According to his occupational therapist he was ready for school…
After a post each on music, homemade bread and pot, the time has come for something of a slightly deeper nature:
- The human soul, mind, or spirit.
- (chiefly psychology) The human mind as the central force in thought, emotion, and behavior of an individual. (source: Wiktionary)
Ha, as if I am equipped to talk about that! Well yeah, as a layperson I can give it a bash, surely?
The Psyche Perceived
Before I decided whose psyche I was going to blather about, my young, six-year old son popped into my head (‘t was 1994). He was ready for primary school, according to his occupational therapist whom he’d been seeing for close to two years due to fine and gross motor coordination problems.
“His strengths will carry his weaknesses,” she said, suggesting that his intellect would make up for his shortcomings, such as severe shyness while his motor coordination was still far from optimal.
I didn’t believe a word of it. But dad embraced the advice and who was I to go against an expert? I had never been the mother of a six-year old before and didn’t know that what I thought had merit. Could a mother really hold her son back a year against the advice of an expert and the wishes of his father?
I thought he should rather wait a year. There would have been a perfect place to do this. At the same school was also a grade 0 for five-year olds as well as six-year olds who were not yet ready for grade 1. I longed for my child to go to grade 0. Let him mature a bit first, I figured. But I felt that I did not have a leg to stand on. After all, it was ‘just’ a hunch.
In hindsight my psyche had gauged my son’s psyche perfectly well: grade 1 turned into an utter disaster. He was extremely unlucky to have an old cow of a teacher, at 64 one year away from retirement and clearly hating every minute of her last year. Several times at seven thirty in the morning when I dropped off my son (how ridiculously early!) I saw her being irritated with the kiddies and also scream at them when they were doing something they weren’t allowed.
Almost three months after he had been in her class she asked for a meeting with me. She gave me the rundown of my unruly, badly concentrating, class-disturbing child who didn’t know on which side of the stick to put the round part of the P.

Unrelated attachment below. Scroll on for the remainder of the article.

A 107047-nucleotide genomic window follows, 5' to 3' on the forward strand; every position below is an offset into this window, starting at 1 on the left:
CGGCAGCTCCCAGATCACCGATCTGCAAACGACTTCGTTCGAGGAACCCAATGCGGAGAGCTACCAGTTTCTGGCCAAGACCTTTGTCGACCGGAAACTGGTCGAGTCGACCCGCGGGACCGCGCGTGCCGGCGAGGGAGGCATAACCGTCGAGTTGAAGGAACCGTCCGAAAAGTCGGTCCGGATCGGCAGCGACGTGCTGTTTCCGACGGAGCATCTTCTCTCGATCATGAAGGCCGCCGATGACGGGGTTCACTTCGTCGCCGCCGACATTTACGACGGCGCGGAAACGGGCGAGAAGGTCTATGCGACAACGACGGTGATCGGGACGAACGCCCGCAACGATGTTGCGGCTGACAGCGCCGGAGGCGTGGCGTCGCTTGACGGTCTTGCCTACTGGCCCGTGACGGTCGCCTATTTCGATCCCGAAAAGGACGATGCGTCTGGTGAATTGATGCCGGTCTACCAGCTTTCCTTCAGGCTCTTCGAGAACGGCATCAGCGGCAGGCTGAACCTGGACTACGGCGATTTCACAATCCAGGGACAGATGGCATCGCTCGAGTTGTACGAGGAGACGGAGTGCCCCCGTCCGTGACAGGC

I was flabbergasted. Had she not read the extensive report I had written upon registration? Two pages of information I had filled in about his two years in therapy in response to Is there anything in particular that you want us to know about your child? I had listed areas in which he was weak as well as the reasons why he had been (and still was) going to occupational therapy.
She hadn’t read a single word of it. <Still shaking my head.>
The kids disliked her intensely too. When my son had schoolfriends over to play they called her Mrs. Fartbrain.
I let them.
How the troublemaking twit became an avid reader
From seven till nine years old he had two full years of special education after which he went back to mainstream. At the school much encouragement was given to read. “And remember children…,” the head mistress would remind them once more at term’s end, and the kids would chorus, “Read! Read! Read!” For two years he devoured every single Goosebumps he could get his hands on and then moved onto the Lord of the Rings.
Back at the ‘normal’ school he was lucky with teachers this time (Mr. “H,” who also became his drumming teacher!) and did well until he went to highschool where he was placed in a class of high achievers. Just because he had given all the right answers to a bunch of questions on a questionnaire.
IQ or EQ?
That is the question. I bet ya that the questionnaire merely tested his IQ. Never mind how much homework he would be saddled with. It didn’t take long for him to hate school all over again.
Did his Fartbrain year set him up, or would he have suffered from the I-Hate-School Syndrome no matter what? That’s another question…
Frankly, I think it damaged his psyche, that Fartbrain year, but that ultimately he would have needed special education anyway. I don’t think that a year to mature would have done away with the issues he had.
But, to hate school like he did… well, wow, I just googled ‘why kids hate school’ and hit upon an excellent article (link below). I speedread it and immediately found the answer to my question:
… developmentally inappropriate teaching techniques can destroy a child’s self-worth right along with his love of learning…
Psychological war – the highschool years
The games people play (of which they don’t know that they’re playing them). Only onlookers recognise them. My son and his dad played the game of Schoolwork War (besides Warcraft). A high-achieving dad with a seemingly indifferent and apathetic son under one roof is a disaster waiting to happen. Again I was powerless because dad did things in his own (read: autocratic) way and refused to believe that his son was rebelling.
It was a lose-lose situation. At 19 my son graduated by the skin of his teeth (I’m quite sure the school made him do so in order to be rid of him and his meddling father!)
Free at last!
Sonny-dearest was not interested in university, or actually, he did not know what he wanted to study, and the war came to an end. He mentioned casually that he was quite surprised that one had not killed the other during his last year of highschool.
~ All is well that ends well. ~
Is it really? See also my post Parents.
Why kids hate school (parenting.com)